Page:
And I’ve written the full text of the story that I hand lettered on the painted-book within my painting referred to in the prior post – the painting that when my wife saw it said she’d like to read the rest of the story of which only a part was depicted within the painting. So here’s the story:
Epic Tales Of The Pug, King – by Clancy
The Pug King’s elegantly chipped ceramic bowl appeared before him resplendent with gravy, chunks of meat and yams. His Majesty tasted the gravy, then a meat chunk, the gravy again, then a yam, a meat chunk with the gravy and a piece of yam with gravy. He licked his lips, the bowl and his lips again. The Royal Feast was done; the dog sought some sport to aid all digestion and to his owner cried “Sir, Fool! Kneel now and play some ball!” The owner bowed and bent his knee. “Fetch!” he said and flung a mighty fling. The ball arched high into the air across the green expanse of Royal lawn. His Majesty ran flowing, majestically, swiftly, across the grass, conquering the ball and returning back to his owner. Three times, four times they did this at the King’s command. On the 12th time the owner knelt, patted the Monarch’s silken head, saying “Enough now, lets go inside and get ready for bed.” His Royal Majesty barked sharply. “Sir Fool, there’s a King’s personal business still to do…”
Recently I was in a local coffee shop and a coffee cup was silhouetted beside a rainy window. Steam rising from the cup. Such a simple thing but I began thinking of how many stories begin with simple things and grow, cumulatively, until they become epics.
Like Pug dogs. So small yet so large in personality especially as they mature.
Here’s a painting I did that was inspired by these thoughts. I’ve titled it “Epic Tales of The Pug King”.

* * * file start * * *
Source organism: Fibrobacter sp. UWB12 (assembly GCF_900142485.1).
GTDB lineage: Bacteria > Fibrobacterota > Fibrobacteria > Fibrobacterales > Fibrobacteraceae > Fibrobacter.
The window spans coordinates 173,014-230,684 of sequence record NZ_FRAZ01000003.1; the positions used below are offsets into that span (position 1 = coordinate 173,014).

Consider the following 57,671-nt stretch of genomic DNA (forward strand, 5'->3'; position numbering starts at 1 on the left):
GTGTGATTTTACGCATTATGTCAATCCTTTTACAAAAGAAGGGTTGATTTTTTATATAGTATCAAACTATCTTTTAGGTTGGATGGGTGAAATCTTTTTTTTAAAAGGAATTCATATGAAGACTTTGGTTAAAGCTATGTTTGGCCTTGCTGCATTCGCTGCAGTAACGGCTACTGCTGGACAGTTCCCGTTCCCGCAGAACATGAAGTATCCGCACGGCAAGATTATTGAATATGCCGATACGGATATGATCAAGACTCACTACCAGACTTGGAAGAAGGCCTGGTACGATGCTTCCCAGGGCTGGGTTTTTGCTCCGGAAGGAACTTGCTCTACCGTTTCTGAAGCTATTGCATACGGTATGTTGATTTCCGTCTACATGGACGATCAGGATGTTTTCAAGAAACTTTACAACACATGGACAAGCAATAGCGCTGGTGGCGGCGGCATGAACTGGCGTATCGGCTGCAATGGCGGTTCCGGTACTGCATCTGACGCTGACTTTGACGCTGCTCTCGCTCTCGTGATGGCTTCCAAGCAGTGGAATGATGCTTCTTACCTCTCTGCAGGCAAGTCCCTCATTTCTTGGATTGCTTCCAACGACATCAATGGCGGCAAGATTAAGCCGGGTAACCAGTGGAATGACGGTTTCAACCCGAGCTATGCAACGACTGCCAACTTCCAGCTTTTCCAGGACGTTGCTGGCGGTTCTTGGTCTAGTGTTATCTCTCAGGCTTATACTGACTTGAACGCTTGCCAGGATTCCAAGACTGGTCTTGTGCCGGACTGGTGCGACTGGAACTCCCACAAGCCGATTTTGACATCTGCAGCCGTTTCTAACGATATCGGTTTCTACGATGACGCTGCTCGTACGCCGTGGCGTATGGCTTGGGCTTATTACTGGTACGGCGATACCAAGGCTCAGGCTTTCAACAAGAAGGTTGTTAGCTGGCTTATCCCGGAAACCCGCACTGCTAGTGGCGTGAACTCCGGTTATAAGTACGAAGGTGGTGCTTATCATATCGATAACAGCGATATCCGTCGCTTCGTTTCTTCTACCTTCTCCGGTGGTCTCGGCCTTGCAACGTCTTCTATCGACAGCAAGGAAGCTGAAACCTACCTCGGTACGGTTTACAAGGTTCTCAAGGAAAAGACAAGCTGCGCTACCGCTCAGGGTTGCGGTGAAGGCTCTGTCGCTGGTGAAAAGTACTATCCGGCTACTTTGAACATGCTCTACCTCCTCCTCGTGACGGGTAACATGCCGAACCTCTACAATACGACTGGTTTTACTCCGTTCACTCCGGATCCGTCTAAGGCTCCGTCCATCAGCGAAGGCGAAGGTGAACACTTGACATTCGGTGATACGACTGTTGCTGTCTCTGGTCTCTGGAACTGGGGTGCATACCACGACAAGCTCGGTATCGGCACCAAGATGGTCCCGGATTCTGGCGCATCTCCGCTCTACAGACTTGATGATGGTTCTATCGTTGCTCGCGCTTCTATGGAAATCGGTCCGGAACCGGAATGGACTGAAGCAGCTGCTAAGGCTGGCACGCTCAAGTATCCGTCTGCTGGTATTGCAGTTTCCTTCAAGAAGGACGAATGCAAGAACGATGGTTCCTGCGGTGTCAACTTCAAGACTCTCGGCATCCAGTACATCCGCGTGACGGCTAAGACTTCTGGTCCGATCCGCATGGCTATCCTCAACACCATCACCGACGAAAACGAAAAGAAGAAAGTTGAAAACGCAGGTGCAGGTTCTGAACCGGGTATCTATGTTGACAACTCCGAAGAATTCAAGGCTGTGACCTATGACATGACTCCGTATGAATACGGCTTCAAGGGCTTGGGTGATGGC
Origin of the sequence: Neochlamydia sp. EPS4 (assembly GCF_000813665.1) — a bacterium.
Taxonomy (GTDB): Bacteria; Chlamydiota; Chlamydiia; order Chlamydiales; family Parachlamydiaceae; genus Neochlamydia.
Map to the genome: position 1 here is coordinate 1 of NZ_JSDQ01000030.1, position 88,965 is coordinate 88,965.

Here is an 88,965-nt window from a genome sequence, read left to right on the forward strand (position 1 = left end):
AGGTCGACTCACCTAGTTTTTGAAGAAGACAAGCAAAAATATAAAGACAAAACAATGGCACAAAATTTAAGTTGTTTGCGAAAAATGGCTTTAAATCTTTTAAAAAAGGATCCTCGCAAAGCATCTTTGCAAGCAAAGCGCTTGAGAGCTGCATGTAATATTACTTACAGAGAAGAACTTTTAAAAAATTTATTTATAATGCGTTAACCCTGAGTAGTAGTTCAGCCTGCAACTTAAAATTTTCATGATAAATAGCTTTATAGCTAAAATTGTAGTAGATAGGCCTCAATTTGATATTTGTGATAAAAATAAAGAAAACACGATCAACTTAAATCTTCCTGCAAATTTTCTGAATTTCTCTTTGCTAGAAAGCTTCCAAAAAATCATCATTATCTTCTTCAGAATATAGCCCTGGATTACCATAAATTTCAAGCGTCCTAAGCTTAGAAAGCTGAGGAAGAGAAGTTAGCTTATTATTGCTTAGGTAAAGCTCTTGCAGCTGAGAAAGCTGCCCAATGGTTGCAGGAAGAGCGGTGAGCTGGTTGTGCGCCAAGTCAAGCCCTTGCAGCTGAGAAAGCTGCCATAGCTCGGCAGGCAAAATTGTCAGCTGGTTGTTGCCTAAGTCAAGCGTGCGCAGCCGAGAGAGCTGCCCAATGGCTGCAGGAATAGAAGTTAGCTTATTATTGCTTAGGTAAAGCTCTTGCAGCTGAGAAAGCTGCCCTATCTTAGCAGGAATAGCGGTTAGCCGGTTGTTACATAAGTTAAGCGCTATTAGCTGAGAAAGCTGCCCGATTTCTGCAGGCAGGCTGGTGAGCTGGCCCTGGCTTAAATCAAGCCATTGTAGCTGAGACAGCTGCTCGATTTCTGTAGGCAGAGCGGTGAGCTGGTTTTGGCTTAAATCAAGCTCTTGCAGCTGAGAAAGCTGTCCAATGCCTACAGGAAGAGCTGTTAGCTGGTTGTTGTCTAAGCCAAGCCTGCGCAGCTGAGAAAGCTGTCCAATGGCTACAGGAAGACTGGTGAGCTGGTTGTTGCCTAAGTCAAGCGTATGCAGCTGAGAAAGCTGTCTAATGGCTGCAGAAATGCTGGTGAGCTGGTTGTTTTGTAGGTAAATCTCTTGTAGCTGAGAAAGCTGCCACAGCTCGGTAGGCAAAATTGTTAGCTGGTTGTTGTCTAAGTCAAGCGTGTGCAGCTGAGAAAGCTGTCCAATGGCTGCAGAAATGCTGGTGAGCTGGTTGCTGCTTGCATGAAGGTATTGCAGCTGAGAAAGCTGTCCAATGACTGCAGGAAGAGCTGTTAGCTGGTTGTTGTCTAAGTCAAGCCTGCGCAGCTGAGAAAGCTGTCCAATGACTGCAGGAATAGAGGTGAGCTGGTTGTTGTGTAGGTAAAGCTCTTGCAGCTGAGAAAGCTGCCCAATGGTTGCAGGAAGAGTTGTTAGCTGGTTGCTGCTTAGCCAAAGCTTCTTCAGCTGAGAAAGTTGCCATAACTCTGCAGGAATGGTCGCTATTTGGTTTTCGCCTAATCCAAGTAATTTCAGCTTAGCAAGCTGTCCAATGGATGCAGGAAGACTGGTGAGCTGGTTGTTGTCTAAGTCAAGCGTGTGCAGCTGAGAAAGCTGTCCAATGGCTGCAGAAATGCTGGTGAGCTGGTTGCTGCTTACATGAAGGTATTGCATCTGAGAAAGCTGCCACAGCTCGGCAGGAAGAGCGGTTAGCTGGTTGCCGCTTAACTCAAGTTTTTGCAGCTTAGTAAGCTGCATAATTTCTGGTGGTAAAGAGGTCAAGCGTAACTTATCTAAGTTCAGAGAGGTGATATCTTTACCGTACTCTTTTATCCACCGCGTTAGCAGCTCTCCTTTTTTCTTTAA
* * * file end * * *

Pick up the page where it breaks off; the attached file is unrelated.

Epic Tales Of The Pug King – by Clancy – 16 x 20 – acrylic and gouache on board.
I wrote the story that’s ‘printed’ in the book depicted in the painting and hand-lettered it, with brush and acrylic, into place on the page-within-the-painting.
My wife came into my studio, saw my work-in-progress and said “What’s the rest of that story?”, saying that she wanted to turn the Pugs page for him and continue reading. Then she challenged me to write the rest of the story.
Right this minute I’m enjoying the visual pun – that the Pug’s epic story-poem, ahem, is really, really, short. Plus the setting and my character, the Pug dog, are not particularly grand as the word “epic” would imply.
And that’s in keeping with my feeling that the most important elements of this world are actually the mundane ones, the humble ones. Daily life and the qualities of it can have more impact on a person than the grandest once-in-a-lifetime vacation might.
I love this quote from Annie Dillard “How we spend our days is how we spend our lives.”
I’ve been thinking about how reading books is similar to playing dominos or sharing a meal with friends. In all of these activities we practice cooperating with others and peaceably bringing forth the world together.
Here’s a limerick poem I wrote and illustrated that playfully reflects my thoughts: